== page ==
If you get hacked, notifying customers – even with no legal obligation to do so – can assist in mitigating reputation damage.
That was a key message from the latest Emergence Insurance webinar for brokers.
Sparke Helmore Lawyers consultant Colin Pausey said reputation damage could be significantly greater if businesses did not inform customers whose information may be at risk. The cost involved is not burdensome and notifying customers can prevent further harm.
Emergence National Head of Sales Gerry Power agrees. Be honest and transparent if a hack occurs. Give your customers the ability to take preventive steps, he says.
Colin says a duty of care requires organisations to take reasonable care not to cause harm to others that can be reasonably foreseen. However, defining “reasonable care” depends on varied factors.
He suggests the Australian privacy principle 11 (APP 11) is a good starting point. It requires organisations to take reasonable steps to protect information they hold from misuse, interference and loss; and from unauthorised access, modification or disclosure.
“There’s no automatic liability, but you can mount a defence if you’ve taken reasonable steps, consistent with APP 11,” Colin said. “You can be negligent if your conduct falls below a standard that can reasonably be expected.”
While the notifiable data breach (NDB) scheme requires notification to the Office of the Australian Information Commissioner under certain circumstances for disclosure of personal information, organisations hold other vital client information that is not subject to the NDB scheme.
If a hack occurred, Colin advised organisations to conduct forensic investigations into their systems to ensure there was no exfiltration of data that may impact on customers’ businesses or cause them loss and to tell them what had happened and what measures were now in place to rectify the situation.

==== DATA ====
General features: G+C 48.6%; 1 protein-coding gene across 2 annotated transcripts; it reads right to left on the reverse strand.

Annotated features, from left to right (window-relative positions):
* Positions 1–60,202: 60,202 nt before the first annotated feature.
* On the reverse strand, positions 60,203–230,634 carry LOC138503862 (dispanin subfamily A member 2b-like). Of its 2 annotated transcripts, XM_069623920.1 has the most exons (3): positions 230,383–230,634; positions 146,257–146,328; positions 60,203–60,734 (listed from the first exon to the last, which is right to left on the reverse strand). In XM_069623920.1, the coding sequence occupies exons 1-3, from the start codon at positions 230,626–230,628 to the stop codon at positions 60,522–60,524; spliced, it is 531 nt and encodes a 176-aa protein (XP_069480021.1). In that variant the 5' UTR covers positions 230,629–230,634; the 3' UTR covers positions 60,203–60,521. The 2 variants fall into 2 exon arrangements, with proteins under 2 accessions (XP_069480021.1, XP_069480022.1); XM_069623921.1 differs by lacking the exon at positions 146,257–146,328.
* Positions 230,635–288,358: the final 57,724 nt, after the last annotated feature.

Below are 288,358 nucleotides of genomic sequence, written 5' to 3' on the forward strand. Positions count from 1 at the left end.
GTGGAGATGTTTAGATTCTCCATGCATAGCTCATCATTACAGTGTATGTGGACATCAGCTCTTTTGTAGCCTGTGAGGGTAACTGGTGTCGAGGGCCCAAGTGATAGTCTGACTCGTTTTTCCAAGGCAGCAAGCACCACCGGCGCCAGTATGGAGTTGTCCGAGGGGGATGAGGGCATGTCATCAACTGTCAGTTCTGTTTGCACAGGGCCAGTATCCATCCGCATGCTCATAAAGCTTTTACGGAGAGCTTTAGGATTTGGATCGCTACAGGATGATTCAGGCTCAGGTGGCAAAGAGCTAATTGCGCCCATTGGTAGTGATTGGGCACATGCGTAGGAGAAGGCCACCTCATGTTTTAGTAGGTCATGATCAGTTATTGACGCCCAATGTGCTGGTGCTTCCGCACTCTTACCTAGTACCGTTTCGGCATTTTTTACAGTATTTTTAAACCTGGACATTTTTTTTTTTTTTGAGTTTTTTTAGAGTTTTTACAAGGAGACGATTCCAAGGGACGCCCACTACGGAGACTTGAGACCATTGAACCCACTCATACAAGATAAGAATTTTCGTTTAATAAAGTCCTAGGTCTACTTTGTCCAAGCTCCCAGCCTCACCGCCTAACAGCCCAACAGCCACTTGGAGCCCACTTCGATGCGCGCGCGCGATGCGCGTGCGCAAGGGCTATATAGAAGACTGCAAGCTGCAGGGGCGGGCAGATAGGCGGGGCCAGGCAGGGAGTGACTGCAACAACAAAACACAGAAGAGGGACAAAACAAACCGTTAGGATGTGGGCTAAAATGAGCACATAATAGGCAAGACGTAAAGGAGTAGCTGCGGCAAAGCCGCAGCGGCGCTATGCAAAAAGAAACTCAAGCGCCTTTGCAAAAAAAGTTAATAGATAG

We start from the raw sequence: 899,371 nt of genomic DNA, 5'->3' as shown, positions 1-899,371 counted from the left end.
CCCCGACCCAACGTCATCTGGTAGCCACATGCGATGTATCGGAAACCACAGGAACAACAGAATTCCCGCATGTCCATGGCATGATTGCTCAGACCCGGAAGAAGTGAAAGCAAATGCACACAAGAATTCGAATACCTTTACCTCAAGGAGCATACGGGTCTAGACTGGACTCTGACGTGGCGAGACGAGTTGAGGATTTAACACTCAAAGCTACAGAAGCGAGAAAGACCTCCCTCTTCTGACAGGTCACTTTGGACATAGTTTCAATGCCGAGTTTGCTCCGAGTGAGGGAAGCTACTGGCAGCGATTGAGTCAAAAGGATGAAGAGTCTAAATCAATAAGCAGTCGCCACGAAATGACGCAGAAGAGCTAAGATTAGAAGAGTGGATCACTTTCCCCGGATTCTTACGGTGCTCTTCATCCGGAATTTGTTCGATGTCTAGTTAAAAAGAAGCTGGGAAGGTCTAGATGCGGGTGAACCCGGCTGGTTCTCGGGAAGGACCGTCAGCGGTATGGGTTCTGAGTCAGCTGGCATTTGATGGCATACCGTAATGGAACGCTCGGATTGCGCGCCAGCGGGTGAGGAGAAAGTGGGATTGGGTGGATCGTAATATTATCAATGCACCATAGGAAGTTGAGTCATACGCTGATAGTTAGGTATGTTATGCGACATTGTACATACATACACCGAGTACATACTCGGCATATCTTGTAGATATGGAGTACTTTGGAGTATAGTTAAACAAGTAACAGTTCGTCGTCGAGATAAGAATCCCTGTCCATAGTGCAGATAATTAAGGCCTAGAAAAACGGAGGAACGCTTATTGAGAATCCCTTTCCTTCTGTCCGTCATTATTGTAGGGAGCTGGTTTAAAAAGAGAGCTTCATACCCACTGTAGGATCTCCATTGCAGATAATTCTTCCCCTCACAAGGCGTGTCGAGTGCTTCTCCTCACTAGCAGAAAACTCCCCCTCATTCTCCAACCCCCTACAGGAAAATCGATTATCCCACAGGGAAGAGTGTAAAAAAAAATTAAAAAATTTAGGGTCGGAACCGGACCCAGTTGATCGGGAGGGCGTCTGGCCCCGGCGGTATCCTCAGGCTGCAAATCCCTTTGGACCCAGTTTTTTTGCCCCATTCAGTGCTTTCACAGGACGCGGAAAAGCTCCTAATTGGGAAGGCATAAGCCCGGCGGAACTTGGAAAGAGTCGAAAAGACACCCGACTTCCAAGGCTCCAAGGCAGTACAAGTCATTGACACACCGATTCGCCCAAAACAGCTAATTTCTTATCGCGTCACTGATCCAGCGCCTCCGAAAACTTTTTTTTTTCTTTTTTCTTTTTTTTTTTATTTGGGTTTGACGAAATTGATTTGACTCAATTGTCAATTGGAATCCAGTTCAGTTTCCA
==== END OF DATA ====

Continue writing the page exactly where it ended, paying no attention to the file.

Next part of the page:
Andrew Miers, a Partner at HWL Ebsworth, told the webinar hackers were not always external. They could be trusted insiders, including contractors and employees.
His advice was:
- Don’t underestimate the impact of basic vulnerabilities
- Simple mitigation strategies (“basic cyber hygiene”) can avoid 85% of cyber incidents
- Don’t underestimate internal attacker threats
- Protect all information assets – corporate data as well as personal information you hold.
Colin says staff training is the most important mitigation step. Others include having up-to-date anti-virus software, data encryption, and strong passwords.
Gerry agrees, saying staff are the last line of defence. Analysis of claims within Emergence’s portfolio shows claims costs are three times higher than average for clients that have no written procedures for their staff. Claims costs are 25% higher than average for clients that don’t use data encryption. These inflated costs are due to a lack of employee education.
Emergence is a pioneer of cyber cover in Australia and provides protection for SMEs through to ASX-listed entities.
Emergence was judged the 2019 Insurance Business magazine Underwriting Agency of the Year and was a finalist in the same category at the 2019 ANZIIF-Asia Insurance Review awards.
To access the broker portal to obtain Emergence cyber quotations for your clients, email [email protected]
This blog is another cyber education initiative from Emergence.